Employers’ strategies for preventing ‘conscious quitting’
RAPID CITY, S.D. (KOTA) - The work world can be a tumultuous place, especially with the constantly shifting work environment. A new trend among young people that’s been becoming popular over the last year is being called ‘conscious quitting’ and has been shaping the work world.
“Conscious quitting” is described as an increase in the number of employees quitting their job due to their company’s values. In fact, according to a poll conducted by Stylist, they show that it’s prevalent among 18-to-24-year-olds.
Some employers at the Black Hills Regional Job Fair have taken notice of this shift in the work culture and have started to make changes to help retain and hire new individuals.
“People are interested now in what the company culture is and if they can align with the company culture and do they align with the company’s mission, vision, and values,” said Project Solutions human resources manager Kael Robarge-Golden. “We try and promote that in our company and have people understand what our core values are because if they can relate to that they’re more bought into wanting to work with the company, that they can relate to.”
The South Dakota Department of Labor and Regulation said curating the work culture is what they would recommend some companies do to help retain employees.
“Creating that culture or that atmosphere where those individuals want to stay with that company. It could even range with their work benefits. Obviously, a lot of individuals these days are looking for what benefits are offered with those positions,” said South Dakota Department of Labor and Regulations employment specialists Jerome Wickersham.
This would help find that longevity many people struggle to find in a job.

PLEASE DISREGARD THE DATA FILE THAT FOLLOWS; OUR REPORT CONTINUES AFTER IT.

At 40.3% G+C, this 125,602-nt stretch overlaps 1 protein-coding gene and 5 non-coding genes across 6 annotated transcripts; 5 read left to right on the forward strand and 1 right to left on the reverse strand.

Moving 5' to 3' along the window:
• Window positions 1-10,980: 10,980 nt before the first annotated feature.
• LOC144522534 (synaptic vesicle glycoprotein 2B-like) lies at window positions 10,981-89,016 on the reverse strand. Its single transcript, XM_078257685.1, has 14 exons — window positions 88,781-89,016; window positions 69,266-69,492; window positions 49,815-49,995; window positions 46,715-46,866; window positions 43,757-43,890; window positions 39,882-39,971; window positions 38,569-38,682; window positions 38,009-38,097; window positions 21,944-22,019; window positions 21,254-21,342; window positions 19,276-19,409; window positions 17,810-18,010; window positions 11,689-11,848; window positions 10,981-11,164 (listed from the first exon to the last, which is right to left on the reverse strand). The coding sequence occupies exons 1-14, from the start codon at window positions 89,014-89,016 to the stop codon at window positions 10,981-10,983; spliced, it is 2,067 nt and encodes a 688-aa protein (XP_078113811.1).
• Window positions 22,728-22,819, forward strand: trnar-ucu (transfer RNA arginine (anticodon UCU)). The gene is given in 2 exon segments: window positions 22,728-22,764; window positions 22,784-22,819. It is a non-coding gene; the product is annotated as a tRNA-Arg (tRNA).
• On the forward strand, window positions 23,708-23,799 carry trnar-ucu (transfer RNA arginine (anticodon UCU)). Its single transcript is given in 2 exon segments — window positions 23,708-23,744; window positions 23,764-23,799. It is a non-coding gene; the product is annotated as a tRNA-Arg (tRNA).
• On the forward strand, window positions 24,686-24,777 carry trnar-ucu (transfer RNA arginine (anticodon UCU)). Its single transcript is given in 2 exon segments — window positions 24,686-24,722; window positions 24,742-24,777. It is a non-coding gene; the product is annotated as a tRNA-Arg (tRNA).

“Finding longevity in your career is a big struggle, I see people not necessarily staying in the same job for a long time which then can create a turnover, etc.,” said Salon Professional Academy’s director of admissions Tarah Ferguson.
At the Black Hills Regional Job Fair, the variety of workers that show up are faced with the challenge of finding a job that suits their values, especially with the extensive average age range that shows up.
“I know there are some high school kids that will come when they get out of school and look for maybe those seasonal jobs, entry-level jobs for the summer. Then we see some people that are kind of either in retirement or pre-retirement that are just looking for part-time kind of work, but the bulk of the folks are going to be between ages 20 and 50,” said the Black Hills Regional Job Fair press relations chairperson Jeff Wangen.
Some reasons that lead people to ‘conscious quitting’ are an excess workload, poor compensation, blurred boundaries, lack of manager support, unclear or shifting expectations, and poor communication or conflict resolution skills.
An article by Teambuilding.com also provides some signs that someone could be thinking about “conscious quitting.”
- Decrease in productivity
- Sudden change in pushback
- Stops volunteering or taking initiative
- Avoidance and distance
- Lack of teamwork
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